How France’s Intrusive Demands Quashed the Fiat-Renault Deal
Fiat Chrysler and Renault had been negotiating a merger proposal, but Fiat Chrysler pulled out of talks late Wednesday night.
Credit Gianni Cipriano for The New York Times
By Liz Alderman
June 6, 2019
PARIS — It was supposed to be a transformative merger in an industry facing intractable challenges. But Fiat Chrysler and Renault ran headlong this week into a familiar problem in France: the government itself.
With the two companies edging toward a deal, officials in Paris played a role that comes naturally — safeguarding jobs and protecting Renault, a celebrated brand here. But in the end, the government infuriated both Fiat and Renault executives, who wanted to create a competitive new industrial giant free of state influence, according to two people with knowledge of the discussions.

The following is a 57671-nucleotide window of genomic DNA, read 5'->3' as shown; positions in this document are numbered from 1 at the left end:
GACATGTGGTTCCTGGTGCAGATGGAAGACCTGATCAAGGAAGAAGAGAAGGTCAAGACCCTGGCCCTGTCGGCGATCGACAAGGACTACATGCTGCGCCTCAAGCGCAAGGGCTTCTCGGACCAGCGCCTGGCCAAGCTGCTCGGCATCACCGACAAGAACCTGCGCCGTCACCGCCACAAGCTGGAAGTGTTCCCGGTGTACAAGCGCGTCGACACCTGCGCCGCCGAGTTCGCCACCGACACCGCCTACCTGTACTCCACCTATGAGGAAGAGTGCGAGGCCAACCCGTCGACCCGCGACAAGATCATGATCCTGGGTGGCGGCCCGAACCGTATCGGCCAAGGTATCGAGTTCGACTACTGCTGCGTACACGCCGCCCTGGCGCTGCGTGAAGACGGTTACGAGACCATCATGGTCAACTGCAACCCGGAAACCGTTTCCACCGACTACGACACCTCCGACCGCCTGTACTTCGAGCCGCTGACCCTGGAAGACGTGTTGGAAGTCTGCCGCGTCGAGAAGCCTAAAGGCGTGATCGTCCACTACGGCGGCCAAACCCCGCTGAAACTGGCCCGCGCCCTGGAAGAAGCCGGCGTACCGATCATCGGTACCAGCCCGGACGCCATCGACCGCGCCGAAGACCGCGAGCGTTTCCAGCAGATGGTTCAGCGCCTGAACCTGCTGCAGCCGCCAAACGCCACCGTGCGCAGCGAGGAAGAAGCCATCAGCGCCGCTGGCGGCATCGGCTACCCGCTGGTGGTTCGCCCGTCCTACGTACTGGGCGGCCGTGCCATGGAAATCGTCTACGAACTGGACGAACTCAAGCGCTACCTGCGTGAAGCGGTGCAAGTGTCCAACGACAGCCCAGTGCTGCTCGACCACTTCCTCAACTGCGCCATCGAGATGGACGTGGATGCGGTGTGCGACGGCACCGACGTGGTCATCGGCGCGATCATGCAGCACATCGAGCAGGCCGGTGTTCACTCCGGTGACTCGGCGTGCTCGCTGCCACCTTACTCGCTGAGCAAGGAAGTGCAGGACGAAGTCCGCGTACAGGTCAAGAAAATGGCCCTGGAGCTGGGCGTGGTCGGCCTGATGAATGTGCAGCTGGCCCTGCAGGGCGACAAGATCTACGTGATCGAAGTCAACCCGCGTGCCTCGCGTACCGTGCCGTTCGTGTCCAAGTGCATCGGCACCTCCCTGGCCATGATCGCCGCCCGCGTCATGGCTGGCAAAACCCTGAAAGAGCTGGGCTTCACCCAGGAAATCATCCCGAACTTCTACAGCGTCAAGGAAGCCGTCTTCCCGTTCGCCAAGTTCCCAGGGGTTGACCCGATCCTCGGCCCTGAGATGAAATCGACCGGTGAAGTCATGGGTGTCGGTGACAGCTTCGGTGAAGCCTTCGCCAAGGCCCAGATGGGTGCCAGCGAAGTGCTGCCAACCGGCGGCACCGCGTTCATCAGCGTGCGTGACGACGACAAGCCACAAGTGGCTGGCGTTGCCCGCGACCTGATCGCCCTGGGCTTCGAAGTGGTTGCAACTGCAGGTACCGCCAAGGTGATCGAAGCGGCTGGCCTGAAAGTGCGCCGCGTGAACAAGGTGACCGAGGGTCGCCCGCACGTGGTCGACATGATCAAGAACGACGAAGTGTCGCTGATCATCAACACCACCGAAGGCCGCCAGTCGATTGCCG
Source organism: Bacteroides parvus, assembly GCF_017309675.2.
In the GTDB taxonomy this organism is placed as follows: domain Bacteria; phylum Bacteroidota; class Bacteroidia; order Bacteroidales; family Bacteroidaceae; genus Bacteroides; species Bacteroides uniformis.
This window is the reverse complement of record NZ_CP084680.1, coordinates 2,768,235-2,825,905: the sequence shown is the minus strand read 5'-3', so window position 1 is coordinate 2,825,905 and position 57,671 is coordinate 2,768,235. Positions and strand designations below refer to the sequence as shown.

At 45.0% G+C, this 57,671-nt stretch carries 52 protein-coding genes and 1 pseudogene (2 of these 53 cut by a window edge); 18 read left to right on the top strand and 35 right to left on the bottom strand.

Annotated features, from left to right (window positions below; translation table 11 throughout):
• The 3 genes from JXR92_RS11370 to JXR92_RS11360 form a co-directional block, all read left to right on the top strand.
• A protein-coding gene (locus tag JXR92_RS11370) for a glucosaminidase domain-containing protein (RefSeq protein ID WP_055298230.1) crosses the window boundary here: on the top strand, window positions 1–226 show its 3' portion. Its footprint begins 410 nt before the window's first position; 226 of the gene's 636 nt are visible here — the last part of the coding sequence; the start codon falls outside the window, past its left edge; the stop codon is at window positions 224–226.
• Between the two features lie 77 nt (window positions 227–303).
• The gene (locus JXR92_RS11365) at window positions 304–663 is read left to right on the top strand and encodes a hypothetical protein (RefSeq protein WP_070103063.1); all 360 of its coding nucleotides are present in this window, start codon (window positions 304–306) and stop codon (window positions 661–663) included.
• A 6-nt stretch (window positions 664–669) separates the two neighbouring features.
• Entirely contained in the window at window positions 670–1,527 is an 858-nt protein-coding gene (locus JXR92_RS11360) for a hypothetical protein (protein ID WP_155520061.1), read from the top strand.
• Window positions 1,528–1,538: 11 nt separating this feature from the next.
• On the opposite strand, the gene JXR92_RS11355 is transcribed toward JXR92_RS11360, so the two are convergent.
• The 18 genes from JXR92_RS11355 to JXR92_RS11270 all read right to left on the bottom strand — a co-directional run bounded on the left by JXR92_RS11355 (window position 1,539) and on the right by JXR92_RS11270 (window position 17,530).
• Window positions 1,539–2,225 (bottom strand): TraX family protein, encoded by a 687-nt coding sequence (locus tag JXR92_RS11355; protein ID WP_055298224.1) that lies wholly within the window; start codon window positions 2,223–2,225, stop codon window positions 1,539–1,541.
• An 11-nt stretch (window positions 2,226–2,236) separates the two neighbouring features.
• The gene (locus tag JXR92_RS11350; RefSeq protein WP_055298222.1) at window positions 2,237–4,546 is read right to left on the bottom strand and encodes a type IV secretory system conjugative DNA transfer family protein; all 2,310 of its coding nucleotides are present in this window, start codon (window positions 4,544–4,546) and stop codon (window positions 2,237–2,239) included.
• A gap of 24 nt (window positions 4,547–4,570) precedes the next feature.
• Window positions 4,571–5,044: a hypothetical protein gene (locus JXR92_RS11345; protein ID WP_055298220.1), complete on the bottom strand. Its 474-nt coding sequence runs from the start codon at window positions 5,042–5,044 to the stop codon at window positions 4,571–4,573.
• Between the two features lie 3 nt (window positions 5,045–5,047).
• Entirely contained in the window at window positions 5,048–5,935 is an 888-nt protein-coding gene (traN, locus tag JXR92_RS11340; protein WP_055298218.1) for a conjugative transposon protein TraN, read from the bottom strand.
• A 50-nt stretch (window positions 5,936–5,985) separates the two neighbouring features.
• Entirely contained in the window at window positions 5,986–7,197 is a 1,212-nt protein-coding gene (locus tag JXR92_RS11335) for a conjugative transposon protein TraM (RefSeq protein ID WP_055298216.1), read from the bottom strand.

The merger appeared to be sealed after more than four hours of negotiations on Wednesday night at a marathon Renault board meeting in Paris. Then France’s finance minister, Bruno Le Maire, stunned those present with a message that he wanted to delay the vote for five days to consult in Tokyo with his Japanese counterpart about Nissan, Renault’s partner in a decades-old carmaking alliance, two people familiar with the discussions said.
Less than 20 minutes after he heard of the request, John Elkann, the chief executive of Fiat Chrysler, quit the talks, these people said.
CONTINUE AT LINK ABOVE